On Monday, Rhonda Carter, the owner of the Treasure Chest Antiques for the last 10 years, was collecting what could be salvaged from the business, whose back end was flattened and contents tossed around during the storm.
“This is my livelihood, and I lost it,” said Carter simply. “I’ve lost a lot. I will probably not be able to relocate, but I don’t want anybody to feel for me. Everybody’s got it just as bad. I know a lot of places were hit hard, but this was one of the hardest hit.”
Carter said the signs were ominous throughout the day Saturday, as the fields nearby kicked up dust and swirled it about for much of the morning and into the afternoon.
“The dust started coming through the vents,” said Carter. “It was just really bad. All day, this area was just really bad.”
Carter’s contact lenses were taking the brunt of it, and she struggled to keep focus. “I went home early for the very first time,” she said. “In 10 years, I had never left early.”
It was around that same time, she got word that the heavy winds were not just in Sampson. Nearly an hour away in Fayetteville, Carter’s parents were feeling the effects of a storm cell that would find its way here.
“My parents called me and told me they were hit, and hit hard,” she said. “They said they were fine, but the roof was gone. I told them, as soon as it passed (Fayetteville), I would go. That was the agreement. Once it did, I left. I never thought twice about the store.”
As she raced west, nearing her parents’ home, her cell phone rang. It was Elbert Cannady, who owned the Treasure Chest building.
“He said, ‘Mrs. Carter, you need to come back here now,’” Carter recalled. “I told him ‘My parents’ house, it’s totaled.’ He said ‘Your store is totaled.’”
Cannady was in his home, located at the rear of his properties lining Roseboro Highway, when the tornado passed through.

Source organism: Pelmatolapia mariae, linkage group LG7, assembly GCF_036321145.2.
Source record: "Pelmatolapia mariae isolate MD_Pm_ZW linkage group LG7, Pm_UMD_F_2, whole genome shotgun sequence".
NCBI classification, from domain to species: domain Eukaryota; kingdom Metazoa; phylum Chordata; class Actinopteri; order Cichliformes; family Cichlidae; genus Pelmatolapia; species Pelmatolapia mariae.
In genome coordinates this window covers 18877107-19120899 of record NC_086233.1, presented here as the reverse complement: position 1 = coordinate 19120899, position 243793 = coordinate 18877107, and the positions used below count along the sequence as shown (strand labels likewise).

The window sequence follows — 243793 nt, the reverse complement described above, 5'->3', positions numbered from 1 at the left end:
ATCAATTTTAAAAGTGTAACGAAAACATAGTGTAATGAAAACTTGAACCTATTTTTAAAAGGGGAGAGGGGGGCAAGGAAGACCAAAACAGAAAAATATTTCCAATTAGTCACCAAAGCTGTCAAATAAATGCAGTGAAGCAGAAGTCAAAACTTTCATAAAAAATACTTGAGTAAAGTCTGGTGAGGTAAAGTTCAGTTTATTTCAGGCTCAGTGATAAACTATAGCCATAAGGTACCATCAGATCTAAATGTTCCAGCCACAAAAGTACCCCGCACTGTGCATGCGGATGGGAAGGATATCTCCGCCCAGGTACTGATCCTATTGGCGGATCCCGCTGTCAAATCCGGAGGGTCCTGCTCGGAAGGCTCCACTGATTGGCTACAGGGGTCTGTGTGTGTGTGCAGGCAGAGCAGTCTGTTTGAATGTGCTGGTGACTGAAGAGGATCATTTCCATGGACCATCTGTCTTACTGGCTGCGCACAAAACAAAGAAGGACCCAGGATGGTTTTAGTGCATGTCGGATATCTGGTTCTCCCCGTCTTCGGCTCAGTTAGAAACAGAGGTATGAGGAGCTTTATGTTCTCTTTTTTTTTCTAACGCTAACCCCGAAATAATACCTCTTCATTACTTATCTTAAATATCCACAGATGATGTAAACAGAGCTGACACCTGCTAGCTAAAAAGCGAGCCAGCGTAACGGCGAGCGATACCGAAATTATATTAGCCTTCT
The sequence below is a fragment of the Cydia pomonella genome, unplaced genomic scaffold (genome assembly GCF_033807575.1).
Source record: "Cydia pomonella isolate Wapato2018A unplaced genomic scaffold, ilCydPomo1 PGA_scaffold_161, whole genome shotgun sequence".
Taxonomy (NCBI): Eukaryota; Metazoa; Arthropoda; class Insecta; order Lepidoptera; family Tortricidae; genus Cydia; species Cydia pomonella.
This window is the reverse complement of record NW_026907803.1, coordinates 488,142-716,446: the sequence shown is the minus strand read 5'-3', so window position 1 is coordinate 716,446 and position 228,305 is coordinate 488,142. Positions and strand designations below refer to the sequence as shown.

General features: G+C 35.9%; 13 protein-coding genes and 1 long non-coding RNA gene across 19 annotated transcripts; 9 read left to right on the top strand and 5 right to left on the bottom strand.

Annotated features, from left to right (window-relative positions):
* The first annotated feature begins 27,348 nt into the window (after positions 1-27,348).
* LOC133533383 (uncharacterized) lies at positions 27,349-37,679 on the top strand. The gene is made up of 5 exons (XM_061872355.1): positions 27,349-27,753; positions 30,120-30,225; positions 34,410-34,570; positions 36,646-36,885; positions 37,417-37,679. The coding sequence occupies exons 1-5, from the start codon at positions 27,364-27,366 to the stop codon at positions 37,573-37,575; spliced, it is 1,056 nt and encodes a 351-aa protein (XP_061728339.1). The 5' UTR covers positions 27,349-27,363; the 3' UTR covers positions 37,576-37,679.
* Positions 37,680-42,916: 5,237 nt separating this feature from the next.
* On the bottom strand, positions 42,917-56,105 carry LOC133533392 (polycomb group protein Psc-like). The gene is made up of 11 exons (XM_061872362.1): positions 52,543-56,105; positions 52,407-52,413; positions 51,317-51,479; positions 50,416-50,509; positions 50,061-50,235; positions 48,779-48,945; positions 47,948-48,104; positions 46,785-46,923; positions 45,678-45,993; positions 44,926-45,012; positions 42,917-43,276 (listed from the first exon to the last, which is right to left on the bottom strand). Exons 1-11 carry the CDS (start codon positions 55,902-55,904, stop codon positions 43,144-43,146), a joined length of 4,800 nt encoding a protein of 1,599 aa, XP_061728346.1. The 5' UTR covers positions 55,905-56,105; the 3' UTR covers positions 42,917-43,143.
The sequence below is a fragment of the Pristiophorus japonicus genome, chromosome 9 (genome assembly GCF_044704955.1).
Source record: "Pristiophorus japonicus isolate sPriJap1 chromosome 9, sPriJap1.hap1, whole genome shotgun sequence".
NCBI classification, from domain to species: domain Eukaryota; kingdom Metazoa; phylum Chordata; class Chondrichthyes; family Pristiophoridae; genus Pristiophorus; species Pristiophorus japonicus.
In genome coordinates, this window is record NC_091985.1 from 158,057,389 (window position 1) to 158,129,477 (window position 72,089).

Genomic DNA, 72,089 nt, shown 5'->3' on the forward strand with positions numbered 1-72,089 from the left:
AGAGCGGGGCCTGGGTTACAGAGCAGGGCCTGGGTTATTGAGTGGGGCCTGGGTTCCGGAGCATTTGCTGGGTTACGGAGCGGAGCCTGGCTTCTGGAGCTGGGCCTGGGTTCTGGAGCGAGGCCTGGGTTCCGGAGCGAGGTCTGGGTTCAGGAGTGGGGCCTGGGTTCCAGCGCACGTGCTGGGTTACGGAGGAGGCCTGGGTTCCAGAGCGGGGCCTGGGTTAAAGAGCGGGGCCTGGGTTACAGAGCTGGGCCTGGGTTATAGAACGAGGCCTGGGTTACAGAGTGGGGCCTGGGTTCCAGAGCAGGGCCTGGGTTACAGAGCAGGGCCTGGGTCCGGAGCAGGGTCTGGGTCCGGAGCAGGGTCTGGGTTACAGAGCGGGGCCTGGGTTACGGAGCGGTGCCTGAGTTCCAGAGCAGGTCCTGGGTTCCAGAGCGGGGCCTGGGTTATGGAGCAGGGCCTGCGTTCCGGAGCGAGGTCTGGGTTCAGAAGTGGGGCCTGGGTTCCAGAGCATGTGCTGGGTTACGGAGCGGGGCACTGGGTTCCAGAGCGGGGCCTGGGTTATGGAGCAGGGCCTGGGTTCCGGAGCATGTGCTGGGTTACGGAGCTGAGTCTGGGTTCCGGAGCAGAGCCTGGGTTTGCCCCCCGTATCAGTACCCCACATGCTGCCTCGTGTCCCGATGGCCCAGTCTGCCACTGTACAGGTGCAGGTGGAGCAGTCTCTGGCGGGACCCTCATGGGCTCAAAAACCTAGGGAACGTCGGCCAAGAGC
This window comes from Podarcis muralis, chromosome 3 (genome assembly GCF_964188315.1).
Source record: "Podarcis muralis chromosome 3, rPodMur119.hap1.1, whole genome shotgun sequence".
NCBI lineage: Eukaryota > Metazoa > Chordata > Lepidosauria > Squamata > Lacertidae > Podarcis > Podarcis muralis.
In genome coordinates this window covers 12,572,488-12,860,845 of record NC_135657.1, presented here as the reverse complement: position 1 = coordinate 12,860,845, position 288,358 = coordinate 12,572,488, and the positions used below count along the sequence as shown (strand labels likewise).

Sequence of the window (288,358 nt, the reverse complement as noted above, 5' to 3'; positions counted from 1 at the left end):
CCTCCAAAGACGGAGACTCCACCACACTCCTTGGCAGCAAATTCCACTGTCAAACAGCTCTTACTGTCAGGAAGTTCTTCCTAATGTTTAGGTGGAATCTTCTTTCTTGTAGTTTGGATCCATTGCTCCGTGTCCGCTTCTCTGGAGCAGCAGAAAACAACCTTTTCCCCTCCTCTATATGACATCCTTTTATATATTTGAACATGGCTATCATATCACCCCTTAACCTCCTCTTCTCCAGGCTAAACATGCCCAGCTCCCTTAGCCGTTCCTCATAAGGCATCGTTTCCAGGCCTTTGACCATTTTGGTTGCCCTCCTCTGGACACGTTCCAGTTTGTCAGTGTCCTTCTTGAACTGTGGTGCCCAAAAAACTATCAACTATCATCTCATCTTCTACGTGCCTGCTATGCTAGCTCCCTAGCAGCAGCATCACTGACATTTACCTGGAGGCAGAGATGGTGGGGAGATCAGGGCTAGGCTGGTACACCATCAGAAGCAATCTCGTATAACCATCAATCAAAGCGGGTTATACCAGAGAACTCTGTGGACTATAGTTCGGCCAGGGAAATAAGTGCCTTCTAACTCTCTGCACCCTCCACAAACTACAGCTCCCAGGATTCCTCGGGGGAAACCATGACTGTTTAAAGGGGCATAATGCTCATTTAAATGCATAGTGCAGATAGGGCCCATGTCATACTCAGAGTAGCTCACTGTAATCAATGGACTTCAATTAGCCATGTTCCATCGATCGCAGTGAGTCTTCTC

“I’ve seen pictures of a tornado, but never seen one,” Cannady said. “It didn’t look like a funnel. It looked like a dark cloud. It was moving so fast. I told my wife it’s time to go.”
They took shelter inside the home and, just like that, it whipped through the area, weaving around N.C. 24 from the west.
“I felt the house shake twice and it was gone,” said Cannady. “I’ve never been in anything like that. It’s hard to explain. There was so much torn up. It is hard to visualize what a couple of seconds can do. I just feel lucky, with all that happened, I feel fortunate to be here today. It seemed like the Lord was looking after us.”
In all, four homes and the antiques shop, all owned by Cannady, were damaged — the antique store got the worst of it, while it was mostly windows and roofs that needed to be repaired on the homes. However, Cannady concedes he has not examined them closely, still trying to process the storm’s impact.
He felt especially bad for Carter, who had been fulfilling her life’s passion in his building for the last decade.
“I feel for her more than I feel for myself,” he said. “I hate for it to happen to someone like that.”
Carter said many had already stopped by the store to offer condolences, well-wishes or a helping hand, all of which have been appreciated.
“A lot of people have stopped by saying prayers for us and helping the best they can,” she said. “We’re all hanging in there.”
She was getting help from outside the county, from N.C. Baptist Men and Women out of Wake Forest, and cadets from Tarheel Challenge were to be assisting also. “I am very fortunate,” said Carter. “I’ve got a lot of good angels here working.” She said there wouldn’t be near enough containers to collect everything, and made a plea to anyone with extra boxes.